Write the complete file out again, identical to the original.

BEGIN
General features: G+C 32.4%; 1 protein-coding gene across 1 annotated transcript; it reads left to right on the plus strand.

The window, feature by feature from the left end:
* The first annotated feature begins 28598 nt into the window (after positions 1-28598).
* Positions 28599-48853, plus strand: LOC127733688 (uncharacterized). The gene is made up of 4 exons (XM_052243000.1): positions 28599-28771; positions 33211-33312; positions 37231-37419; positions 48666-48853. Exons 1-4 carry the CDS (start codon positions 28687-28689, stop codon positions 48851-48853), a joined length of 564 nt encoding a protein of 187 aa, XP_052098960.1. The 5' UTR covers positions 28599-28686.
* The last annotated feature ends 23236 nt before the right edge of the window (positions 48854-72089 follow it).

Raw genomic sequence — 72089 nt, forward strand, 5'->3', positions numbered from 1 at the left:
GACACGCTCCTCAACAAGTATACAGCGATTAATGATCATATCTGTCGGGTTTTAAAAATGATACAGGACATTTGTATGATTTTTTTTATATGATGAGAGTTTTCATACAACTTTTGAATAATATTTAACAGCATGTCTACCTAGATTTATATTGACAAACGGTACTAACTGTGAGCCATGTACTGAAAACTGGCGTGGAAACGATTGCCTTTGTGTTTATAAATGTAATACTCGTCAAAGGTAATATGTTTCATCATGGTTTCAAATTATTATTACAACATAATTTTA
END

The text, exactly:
General features: G+C 32.4%; 1 protein-coding gene across 1 annotated transcript; it reads left to right on the plus strand.

The window, feature by feature from the left end:
* The first annotated feature begins 28598 nt into the window (after positions 1-28598).
* Positions 28599-48853, plus strand: LOC127733688 (uncharacterized). The gene is made up of 4 exons (XM_052243000.1): positions 28599-28771; positions 33211-33312; positions 37231-37419; positions 48666-48853. Exons 1-4 carry the CDS (start codon positions 28687-28689, stop codon positions 48851-48853), a joined length of 564 nt encoding a protein of 187 aa, XP_052098960.1. The 5' UTR covers positions 28599-28686.
* The last annotated feature ends 23236 nt before the right edge of the window (positions 48854-72089 follow it).

Raw genomic sequence — 72089 nt, forward strand, 5'->3', positions numbered from 1 at the left:
GACACGCTCCTCAACAAGTATACAGCGATTAATGATCATATCTGTCGGGTTTTAAAAATGATACAGGACATTTGTATGATTTTTTTTATATGATGAGAGTTTTCATACAACTTTTGAATAATATTTAACAGCATGTCTACCTAGATTTATATTGACAAACGGTACTAACTGTGAGCCATGTACTGAAAACTGGCGTGGAAACGATTGCCTTTGTGTTTATAAATGTAATACTCGTCAAAGGTAATATGTTTCATCATGGTTTCAAATTATTATTACAACATAATTTTA